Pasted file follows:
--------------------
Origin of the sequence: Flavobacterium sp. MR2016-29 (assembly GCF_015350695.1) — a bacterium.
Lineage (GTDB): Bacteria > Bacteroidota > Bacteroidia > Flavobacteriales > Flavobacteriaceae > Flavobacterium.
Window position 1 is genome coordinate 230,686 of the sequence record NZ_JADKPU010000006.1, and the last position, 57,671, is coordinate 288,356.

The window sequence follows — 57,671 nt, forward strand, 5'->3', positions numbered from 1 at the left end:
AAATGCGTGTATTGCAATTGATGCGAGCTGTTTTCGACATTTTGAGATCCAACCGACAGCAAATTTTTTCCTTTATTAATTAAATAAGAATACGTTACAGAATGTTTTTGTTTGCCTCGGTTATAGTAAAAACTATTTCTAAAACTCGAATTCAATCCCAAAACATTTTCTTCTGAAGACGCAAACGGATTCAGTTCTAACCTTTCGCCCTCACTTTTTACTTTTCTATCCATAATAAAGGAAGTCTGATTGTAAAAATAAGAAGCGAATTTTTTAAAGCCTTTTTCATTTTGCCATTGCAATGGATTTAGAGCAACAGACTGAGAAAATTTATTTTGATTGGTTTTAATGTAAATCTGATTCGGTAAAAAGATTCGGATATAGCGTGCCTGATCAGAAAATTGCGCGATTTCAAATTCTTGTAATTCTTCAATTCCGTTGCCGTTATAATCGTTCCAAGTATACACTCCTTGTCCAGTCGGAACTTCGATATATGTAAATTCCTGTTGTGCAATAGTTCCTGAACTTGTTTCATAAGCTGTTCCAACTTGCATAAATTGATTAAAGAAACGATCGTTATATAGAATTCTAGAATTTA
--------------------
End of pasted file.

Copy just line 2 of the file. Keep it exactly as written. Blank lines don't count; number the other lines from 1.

Lineage (GTDB): Bacteria > Bacteroidota > Bacteroidia > Flavobacteriales > Flavobacteriaceae > Flavobacterium.